Business Unusual

Great ideas, wrong time

There is nothing so powerful as an idea whose time has come, wrote Victor Hugo in one of the variations of his original quote.

Then there is the quote that says, build a better mousetrap, and the world will beat a path to your door.

There is value in both but the truth is that it takes more than a great idea or a better mousetrap to change the world. Many of the products that have changed the world were not the first to use the idea that made them famous (As for mousetraps, the reported 4 400 patents that exist suggest that it may be difficult to build a better one that has already being designed).

So why would a great idea fail only to succeed in the future?

There are a few reasons, but the two most likely are that technology to effectively and affordably deliver the product or service was not originally available or that the intended market had not had time to appreciate how useful it could be.

Facebook was preceded by services like Friendster, MySpace and originally SixDegrees. Too bad nobody understood social networking in 1997.

You may well have bought something on Ebay, which is itself very established being founded in 1995, but it was ShopDirect that made the first true ecommerce sale on 11 August 1994, a CD of Sting’s Ten Summoner's Tales although you probably have never heard of them.

Google Glass was unveiled in 2013 as a new type of wearable computer, smaller than even a watch. The microcomputer would project information onto a screen on the glasses lens, use a camera for pictures and video and play audio. It was much less powerful than a phone and a lot more expensive. Early adopters got stuck with the name glassholes. It went quiet but returned in July this year as a productivity tool for business, especially manufacturing.

Microsoft’s Hololens is also gaining favour for certain applications as it gets people used to the idea of augmented reality. Games like Pokemon Go have also made augmented reality less of a niche idea and so more likely to be more widely accepted as the tech, price and applications begin to really solve some issues for its intended market.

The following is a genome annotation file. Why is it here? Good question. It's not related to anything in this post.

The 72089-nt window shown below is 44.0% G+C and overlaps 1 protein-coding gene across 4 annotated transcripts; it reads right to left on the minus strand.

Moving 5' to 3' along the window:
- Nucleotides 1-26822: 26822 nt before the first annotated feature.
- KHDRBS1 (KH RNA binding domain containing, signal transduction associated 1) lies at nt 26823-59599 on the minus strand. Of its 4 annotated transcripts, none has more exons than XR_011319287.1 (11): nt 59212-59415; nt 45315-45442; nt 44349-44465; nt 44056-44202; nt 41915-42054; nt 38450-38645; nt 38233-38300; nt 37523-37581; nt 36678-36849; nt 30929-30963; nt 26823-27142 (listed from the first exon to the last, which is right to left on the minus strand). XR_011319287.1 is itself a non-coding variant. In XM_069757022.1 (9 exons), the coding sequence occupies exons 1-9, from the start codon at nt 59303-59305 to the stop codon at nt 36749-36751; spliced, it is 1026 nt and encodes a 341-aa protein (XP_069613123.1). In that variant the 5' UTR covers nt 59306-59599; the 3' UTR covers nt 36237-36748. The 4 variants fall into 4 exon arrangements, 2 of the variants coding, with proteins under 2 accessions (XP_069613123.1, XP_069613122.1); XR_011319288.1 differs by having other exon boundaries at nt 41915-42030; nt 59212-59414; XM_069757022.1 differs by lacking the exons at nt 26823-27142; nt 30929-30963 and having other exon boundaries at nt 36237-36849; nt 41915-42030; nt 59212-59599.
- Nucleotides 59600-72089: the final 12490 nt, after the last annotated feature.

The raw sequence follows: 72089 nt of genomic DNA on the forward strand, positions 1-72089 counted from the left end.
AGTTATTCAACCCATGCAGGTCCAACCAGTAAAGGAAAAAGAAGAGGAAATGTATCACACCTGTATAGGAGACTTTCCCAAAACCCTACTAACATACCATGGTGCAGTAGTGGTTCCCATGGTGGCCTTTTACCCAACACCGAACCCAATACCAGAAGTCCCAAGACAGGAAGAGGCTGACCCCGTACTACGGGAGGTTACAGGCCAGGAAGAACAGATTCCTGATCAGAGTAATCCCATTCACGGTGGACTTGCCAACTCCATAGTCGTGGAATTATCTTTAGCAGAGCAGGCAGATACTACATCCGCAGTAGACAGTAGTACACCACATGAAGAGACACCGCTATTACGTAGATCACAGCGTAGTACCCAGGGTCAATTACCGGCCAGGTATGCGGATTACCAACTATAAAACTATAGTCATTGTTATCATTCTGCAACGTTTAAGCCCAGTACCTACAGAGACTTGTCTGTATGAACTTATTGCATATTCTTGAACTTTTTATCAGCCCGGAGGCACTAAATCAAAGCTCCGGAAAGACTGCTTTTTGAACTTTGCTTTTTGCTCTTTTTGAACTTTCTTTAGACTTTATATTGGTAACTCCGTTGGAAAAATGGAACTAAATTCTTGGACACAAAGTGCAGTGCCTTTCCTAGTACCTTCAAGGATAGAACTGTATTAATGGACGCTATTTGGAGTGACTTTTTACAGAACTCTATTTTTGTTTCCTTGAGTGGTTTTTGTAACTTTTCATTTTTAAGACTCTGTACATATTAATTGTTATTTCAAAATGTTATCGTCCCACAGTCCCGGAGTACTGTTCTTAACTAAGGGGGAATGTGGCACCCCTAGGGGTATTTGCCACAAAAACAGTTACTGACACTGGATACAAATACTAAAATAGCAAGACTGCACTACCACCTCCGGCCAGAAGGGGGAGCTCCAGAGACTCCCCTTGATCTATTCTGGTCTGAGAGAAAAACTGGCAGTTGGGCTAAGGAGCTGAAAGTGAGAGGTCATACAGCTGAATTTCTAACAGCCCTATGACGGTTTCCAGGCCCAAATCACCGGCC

The iPhone is justifiably considered the first smartphone although technically there are few others that can claim to have been similar and predated it. A prime contender is the HTC Wallaby. It could make calls, connect to the internet and had a touch screen and that was in 2002, five years before Steve Jobs unveiled the iPhone, but it was very slow and if the battery died you would lose all your data and it was very expensive. By the time the iPhone was unveiled, the idea of not just using a phone to make calls was growing and the iPhone managed to just get the balance right about its abilities and cost to make it a hit.

This is a key illustrator of both points about a breakthrough idea. It may seem revolutionary, but only just and it while it can be premium priced, it must still be aimed at the mass market.

The examples above may seem very recent but the principle is remarkably consistent throughout history.

An extreme example is of a service that is still considered revolutionary now. Yet it was first unveiled to the public in 1937.

An automated supermarket.

Amazon and Alibaba are dominant in online retail and have recently began testing stores that have don’t need staff to ring up your purchases. You simply use your phone and your biometrics to have your associated account charged for anything you take off the shelf.

The idea of standardised prices was first introduced by John Wanamaker who is considered the pioneer of modern grocery retail which was covered in the story on dynamic pricing.

The next innovation that set the ball rolling for modern supermarkets was created by Clarence Saunders who created the first store that shoppers selected items for themselves and proceeded to a check-out. This was the Piggly Wiggly chain which can still be found in some US towns today although almost every supermarket uses this layout.

He lost the company in a risky gamble on Wall Street, but came back to found a store called Keedoozle. It was intended to be an autonomous shopping experience which used a special key which when inserted into the slots for the products you wanted would note the purchase on a tape which when presented at the checkout would return your packed goods and your bill.

Three stores were built but the very mechanical technology and the absolutely unheard of method of shopping confused most shoppers. It has remained a revolutionary idea.

Amazon Go launched in December 2016 as a fully self-service supermarket and Alibaba demonstrated their version Tao Cafe in July 2017.

They are unlikely to be overnight successes, but there is little doubt that all supermarkets will pursue this technology. It paints a gloomy picture for those working as cashiers (the second largest group of workers in the US after retail assistants and they are not looking safe either), but consumers may welcome the cost saving and potential time saving too.

In time a version of all the products above will either hit the big time or be superseded by someone who can execute it even better with a more competitive price or to a more receptive audience.

The world has no shortage of ideas but for those that can combine a great idea with the right price and features just when the market is ready for it, you can expect unusually good results.


This article first appeared on 702 : Great ideas, wrong time


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